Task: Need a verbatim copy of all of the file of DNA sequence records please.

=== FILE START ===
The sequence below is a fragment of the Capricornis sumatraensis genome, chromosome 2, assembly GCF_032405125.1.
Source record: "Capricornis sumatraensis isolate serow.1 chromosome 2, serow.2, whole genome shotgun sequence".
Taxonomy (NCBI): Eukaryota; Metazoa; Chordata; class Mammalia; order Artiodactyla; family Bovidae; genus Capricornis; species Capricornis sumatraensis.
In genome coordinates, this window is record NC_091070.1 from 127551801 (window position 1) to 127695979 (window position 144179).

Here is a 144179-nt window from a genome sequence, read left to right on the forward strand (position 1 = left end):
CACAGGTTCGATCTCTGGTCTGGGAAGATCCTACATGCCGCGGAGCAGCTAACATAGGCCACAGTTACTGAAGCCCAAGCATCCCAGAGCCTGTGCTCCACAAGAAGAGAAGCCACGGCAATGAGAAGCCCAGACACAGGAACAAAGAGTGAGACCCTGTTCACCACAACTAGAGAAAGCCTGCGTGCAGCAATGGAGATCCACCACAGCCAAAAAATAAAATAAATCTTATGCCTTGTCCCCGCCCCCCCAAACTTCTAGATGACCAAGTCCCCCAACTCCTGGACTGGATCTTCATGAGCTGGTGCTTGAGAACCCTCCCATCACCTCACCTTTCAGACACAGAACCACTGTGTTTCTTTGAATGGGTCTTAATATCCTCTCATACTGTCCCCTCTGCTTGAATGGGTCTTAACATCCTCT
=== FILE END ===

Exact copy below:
The sequence below is a fragment of the Capricornis sumatraensis genome, chromosome 2, assembly GCF_032405125.1.
Source record: "Capricornis sumatraensis isolate serow.1 chromosome 2, serow.2, whole genome shotgun sequence".
Taxonomy (NCBI): Eukaryota; Metazoa; Chordata; class Mammalia; order Artiodactyla; family Bovidae; genus Capricornis; species Capricornis sumatraensis.
In genome coordinates, this window is record NC_091070.1 from 127551801 (window position 1) to 127695979 (window position 144179).

Here is a 144179-nt window from a genome sequence, read left to right on the forward strand (position 1 = left end):
CACAGGTTCGATCTCTGGTCTGGGAAGATCCTACATGCCGCGGAGCAGCTAACATAGGCCACAGTTACTGAAGCCCAAGCATCCCAGAGCCTGTGCTCCACAAGAAGAGAAGCCACGGCAATGAGAAGCCCAGACACAGGAACAAAGAGTGAGACCCTGTTCACCACAACTAGAGAAAGCCTGCGTGCAGCAATGGAGATCCACCACAGCCAAAAAATAAAATAAATCTTATGCCTTGTCCCCGCCCCCCCAAACTTCTAGATGACCAAGTCCCCCAACTCCTGGACTGGATCTTCATGAGCTGGTGCTTGAGAACCCTCCCATCACCTCACCTTTCAGACACAGAACCACTGTGTTTCTTTGAATGGGTCTTAATATCCTCTCATACTGTCCCCTCTGCTTGAATGGGTCTTAACATCCTCT